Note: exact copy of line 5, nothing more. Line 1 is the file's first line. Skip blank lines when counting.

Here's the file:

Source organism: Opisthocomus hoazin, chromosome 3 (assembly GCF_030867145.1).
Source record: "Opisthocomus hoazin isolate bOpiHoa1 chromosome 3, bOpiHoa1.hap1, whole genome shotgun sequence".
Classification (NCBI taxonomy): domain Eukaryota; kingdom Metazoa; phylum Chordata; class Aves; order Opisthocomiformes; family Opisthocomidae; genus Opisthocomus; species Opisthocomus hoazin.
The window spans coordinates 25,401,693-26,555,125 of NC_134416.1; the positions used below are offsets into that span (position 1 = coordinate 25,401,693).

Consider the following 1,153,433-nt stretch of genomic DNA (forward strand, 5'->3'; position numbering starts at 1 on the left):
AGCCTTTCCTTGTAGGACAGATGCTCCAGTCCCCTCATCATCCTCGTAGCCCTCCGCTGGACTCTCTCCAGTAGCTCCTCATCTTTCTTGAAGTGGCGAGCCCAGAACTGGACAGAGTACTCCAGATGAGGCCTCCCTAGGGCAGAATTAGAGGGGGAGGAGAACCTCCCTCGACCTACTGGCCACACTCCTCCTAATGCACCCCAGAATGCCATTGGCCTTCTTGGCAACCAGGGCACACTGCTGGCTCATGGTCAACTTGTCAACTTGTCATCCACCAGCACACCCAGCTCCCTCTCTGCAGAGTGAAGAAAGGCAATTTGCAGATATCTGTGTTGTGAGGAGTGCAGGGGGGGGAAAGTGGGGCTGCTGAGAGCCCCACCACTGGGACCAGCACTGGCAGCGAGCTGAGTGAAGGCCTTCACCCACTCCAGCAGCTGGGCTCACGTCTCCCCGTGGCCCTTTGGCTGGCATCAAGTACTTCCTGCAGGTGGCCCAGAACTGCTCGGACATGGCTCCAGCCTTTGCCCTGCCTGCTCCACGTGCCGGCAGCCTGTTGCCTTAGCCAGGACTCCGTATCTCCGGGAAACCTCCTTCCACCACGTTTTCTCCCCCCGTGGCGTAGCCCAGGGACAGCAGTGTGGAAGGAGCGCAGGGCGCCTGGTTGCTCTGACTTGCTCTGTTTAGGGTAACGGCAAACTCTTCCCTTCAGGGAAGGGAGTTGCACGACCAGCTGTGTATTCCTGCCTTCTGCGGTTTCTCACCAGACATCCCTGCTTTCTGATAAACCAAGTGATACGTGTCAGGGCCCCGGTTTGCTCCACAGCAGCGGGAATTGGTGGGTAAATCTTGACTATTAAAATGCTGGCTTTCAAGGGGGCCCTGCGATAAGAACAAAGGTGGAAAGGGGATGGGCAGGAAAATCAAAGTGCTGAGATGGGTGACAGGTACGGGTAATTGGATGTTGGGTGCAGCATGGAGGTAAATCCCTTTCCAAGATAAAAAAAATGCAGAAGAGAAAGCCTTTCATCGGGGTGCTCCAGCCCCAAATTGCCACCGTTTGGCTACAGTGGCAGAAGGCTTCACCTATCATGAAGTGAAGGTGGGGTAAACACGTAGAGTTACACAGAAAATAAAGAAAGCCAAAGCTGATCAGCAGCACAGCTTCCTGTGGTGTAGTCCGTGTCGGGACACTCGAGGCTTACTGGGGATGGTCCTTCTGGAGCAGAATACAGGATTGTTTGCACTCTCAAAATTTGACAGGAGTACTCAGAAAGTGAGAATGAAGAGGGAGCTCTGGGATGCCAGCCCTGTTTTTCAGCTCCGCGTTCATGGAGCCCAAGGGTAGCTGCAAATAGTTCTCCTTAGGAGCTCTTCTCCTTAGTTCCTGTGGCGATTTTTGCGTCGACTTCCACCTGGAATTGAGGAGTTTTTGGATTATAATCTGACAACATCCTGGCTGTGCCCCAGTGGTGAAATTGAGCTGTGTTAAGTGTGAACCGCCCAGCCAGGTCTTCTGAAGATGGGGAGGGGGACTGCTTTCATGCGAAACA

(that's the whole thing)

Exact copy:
Consider the following 1,153,433-nt stretch of genomic DNA (forward strand, 5'->3'; position numbering starts at 1 on the left):